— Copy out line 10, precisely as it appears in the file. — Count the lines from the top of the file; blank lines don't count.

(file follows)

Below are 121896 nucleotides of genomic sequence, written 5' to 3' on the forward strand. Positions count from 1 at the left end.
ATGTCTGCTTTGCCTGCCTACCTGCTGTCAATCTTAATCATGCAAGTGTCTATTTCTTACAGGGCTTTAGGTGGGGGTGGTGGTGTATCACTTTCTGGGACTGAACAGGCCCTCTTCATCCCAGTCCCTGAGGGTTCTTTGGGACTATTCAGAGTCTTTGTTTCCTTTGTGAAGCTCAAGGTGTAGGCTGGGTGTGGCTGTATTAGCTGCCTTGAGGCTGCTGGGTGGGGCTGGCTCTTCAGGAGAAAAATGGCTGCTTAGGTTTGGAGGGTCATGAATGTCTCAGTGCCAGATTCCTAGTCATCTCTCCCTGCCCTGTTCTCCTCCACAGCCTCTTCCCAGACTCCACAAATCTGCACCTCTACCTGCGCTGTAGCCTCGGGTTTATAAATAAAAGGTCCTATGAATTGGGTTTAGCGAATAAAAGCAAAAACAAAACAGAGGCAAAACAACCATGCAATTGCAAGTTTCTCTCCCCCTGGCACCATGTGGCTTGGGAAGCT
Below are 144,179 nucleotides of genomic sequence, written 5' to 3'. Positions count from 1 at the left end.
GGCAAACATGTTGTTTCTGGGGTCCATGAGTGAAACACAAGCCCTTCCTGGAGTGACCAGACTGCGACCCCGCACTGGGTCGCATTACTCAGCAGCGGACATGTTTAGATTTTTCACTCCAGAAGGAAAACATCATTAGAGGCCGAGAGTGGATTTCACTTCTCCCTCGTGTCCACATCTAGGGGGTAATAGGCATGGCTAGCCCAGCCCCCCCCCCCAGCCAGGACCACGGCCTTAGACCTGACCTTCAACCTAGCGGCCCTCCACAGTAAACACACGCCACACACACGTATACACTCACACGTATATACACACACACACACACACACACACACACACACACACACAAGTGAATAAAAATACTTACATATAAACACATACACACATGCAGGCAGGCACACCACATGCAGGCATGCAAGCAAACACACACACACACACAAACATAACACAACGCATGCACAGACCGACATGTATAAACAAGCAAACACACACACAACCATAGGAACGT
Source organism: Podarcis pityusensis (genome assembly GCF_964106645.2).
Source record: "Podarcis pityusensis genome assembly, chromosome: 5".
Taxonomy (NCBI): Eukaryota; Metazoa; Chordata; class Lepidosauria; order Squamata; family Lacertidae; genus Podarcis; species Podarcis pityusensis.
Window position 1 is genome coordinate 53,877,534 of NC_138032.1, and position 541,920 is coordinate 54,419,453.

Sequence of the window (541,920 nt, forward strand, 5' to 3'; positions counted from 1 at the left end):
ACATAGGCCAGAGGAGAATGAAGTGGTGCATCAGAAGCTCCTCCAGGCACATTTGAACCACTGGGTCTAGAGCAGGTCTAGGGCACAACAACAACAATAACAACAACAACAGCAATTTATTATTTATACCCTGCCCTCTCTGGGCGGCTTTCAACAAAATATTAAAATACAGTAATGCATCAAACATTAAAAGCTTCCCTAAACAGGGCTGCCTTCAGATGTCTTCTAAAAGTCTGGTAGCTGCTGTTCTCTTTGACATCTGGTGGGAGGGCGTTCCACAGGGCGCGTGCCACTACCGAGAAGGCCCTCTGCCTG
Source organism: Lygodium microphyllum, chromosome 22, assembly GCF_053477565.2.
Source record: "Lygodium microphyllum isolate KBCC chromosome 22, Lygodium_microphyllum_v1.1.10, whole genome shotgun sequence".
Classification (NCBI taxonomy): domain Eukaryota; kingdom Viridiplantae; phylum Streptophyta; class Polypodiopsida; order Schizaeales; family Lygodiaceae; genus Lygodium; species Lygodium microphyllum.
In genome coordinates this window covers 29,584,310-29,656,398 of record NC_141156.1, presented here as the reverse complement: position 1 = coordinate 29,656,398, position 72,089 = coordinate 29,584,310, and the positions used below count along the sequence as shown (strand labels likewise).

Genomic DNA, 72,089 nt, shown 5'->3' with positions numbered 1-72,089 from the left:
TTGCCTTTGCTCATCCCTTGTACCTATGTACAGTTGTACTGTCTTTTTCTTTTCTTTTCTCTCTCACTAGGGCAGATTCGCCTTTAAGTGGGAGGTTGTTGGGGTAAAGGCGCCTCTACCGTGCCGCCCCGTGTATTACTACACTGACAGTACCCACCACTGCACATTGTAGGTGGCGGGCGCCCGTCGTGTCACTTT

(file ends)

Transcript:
ACATAGGCCAGAGGAGAATGAAGTGGTGCATCAGAAGCTCCTCCAGGCACATTTGAACCACTGGGTCTAGAGCAGGTCTAGGGCACAACAACAACAATAACAACAACAACAGCAATTTATTATTTATACCCTGCCCTCTCTGGGCGGCTTTCAACAAAATATTAAAATACAGTAATGCATCAAACATTAAAAGCTTCCCTAAACAGGGCTGCCTTCAGATGTCTTCTAAAAGTCTGGTAGCTGCTGTTCTCTTTGACATCTGGTGGGAGGGCGTTCCACAGGGCGCGTGCCACTACCGAGAAGGCCCTCTGCCTG